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Friday, 13 September, 2002, 15:14 GMT 16:14 UK
'Retail therapy' boosts US shop sales
Shoppers in Toys R Us, New York
US consumers are continuing to spend
US consumers are continuing to spend, despite harbouring growing concerns for the future, reports have revealed.

Retail sales grew by a steeper than expected 0.8% last month, Commerce Department figures showed.


Consumers say they are depressed, but they then go out and buy. And that, really, is all that matters

Joel Naroff, Naroff Economic Advisors
Yet a much-watched survey of consumer sentiment revealed declining optimism for the third month in a row.

A sentiment index compiled by the University of Michigan fell to 86.2 this month from 87.6 in August, confounding analysts who had predicted a slight rise in the figure.

"It seems that shopping is the way consumers are trying to rid themselves of their blues," said Joel Naroff, president and chief economist at Naroff Economic Advisors.

Shares fall

The reports, which were blamed in part for a weak start to Wall Street share trading on Friday, will be closely analysed by economists seeking clues as to the effect of recent stock price falls on the economy.

On Thursday, Alan Greenspan, chairman of the Federal Reserve, warned that the US economy was suffering lingering effects from falls in share prices and investment levels, and from last year's 11 September attacks.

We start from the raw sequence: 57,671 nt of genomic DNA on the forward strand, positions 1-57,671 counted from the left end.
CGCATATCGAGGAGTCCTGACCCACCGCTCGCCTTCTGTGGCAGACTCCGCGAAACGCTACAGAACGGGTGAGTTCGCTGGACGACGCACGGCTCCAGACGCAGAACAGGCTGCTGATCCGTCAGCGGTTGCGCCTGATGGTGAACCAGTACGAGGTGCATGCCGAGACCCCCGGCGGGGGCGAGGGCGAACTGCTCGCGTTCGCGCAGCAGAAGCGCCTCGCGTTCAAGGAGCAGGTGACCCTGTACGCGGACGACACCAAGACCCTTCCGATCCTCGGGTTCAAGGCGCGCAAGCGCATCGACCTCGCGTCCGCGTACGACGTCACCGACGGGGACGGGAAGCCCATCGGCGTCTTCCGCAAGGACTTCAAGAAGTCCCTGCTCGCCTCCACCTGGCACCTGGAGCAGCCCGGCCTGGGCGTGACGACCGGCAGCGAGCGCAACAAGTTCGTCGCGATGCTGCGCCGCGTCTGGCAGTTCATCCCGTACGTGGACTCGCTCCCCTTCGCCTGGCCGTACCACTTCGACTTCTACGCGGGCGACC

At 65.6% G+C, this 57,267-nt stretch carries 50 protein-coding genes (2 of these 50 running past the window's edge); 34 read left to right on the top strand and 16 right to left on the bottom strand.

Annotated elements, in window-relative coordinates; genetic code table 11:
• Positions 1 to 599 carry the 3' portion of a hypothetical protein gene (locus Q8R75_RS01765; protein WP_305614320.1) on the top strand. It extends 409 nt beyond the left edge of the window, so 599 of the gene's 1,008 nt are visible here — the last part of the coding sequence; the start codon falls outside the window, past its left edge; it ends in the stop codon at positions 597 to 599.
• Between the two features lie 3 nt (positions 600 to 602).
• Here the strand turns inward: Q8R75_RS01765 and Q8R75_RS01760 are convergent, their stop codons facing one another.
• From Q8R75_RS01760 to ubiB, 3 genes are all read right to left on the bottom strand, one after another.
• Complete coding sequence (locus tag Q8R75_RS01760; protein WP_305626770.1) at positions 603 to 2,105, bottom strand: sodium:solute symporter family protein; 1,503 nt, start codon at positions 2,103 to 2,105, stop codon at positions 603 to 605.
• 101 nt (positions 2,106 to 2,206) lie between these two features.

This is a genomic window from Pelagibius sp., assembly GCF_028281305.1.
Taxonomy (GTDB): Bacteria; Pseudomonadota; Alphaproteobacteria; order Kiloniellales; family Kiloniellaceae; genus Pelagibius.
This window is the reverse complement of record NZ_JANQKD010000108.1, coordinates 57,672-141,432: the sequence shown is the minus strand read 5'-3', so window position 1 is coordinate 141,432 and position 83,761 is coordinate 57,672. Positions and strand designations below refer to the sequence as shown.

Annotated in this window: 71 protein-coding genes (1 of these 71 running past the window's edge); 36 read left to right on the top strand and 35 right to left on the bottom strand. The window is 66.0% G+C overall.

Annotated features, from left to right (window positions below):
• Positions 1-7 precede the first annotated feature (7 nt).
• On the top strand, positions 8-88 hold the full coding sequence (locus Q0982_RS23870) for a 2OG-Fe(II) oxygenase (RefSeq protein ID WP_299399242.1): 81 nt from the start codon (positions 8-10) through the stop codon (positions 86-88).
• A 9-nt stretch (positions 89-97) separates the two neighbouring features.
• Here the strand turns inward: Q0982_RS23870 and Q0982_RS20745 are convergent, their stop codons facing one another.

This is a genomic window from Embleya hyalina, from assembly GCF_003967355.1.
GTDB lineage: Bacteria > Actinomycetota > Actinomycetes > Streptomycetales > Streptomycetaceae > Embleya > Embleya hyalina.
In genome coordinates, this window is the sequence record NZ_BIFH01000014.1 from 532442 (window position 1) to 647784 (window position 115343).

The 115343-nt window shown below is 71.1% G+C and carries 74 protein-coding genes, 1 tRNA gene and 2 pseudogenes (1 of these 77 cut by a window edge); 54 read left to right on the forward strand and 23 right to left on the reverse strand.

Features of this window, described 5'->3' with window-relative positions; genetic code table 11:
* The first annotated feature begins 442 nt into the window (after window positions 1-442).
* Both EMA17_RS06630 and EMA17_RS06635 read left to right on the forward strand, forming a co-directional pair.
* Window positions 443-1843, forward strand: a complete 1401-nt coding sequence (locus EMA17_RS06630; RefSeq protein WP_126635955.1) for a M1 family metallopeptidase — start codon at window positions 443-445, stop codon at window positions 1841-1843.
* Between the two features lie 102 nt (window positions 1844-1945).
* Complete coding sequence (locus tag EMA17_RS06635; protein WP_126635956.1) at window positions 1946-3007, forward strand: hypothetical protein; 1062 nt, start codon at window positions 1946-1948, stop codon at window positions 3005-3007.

Further statistics on Friday, showing zero inflation in wholesale prices, are likely to fuel fears over the fragility of the rebound.

Actions speak louder...

The University of Michigan index has fallen steadily since peaking at 92.4 points in June.


There is still a big question mark as to how long the American consumer can hold out in the face of anaemic jobs growth

Sal Guatieri, Bank of Montreal

But Mr Naroff urged analysts to focus on the actual spending figures.

"I have said this before, and I will probably be saying this again quite often: Watch what consumers do, not what they say," he said.

"They say they are depressed, but they then go out and buy. And that, really, is all that matters."

"Consumer confidence is faltering, there is talk of war with Iraq and we have just come through the emotional first anniversary of the September 11 terrorist attacks.

"August should not have been a good month for retailers, but it sure looks like it was."

Jobs factor

The data was underpinned by a 1.9% rise in car sales, continuing a long-running boom in the market, which has been awash with cut-price financing deals.

But analysts at Societe Generale said the "unexpected strength" revealed in Friday's sales report was growth in trade in other sectors.

"Sales excluding autos and gasoline rose a very strong 0.5%, dispelling the notion that all of current strength in spending is autos driven," a report by the bank said.

But other observers questioned how long the retail boom could continue in the face of a poorly performing US jobs market.

"There is still a big question mark as to how long the American consumer can hold out in the face of anaemic jobs growth," said Sal Guatieri, a Chicago-based economist at Bank of Montreal.


Economic indicators

Fears and hopes

US Fed decisons

IN DEPTH
See also:

13 Sep 02 | Business
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30 Jul 02 | Business
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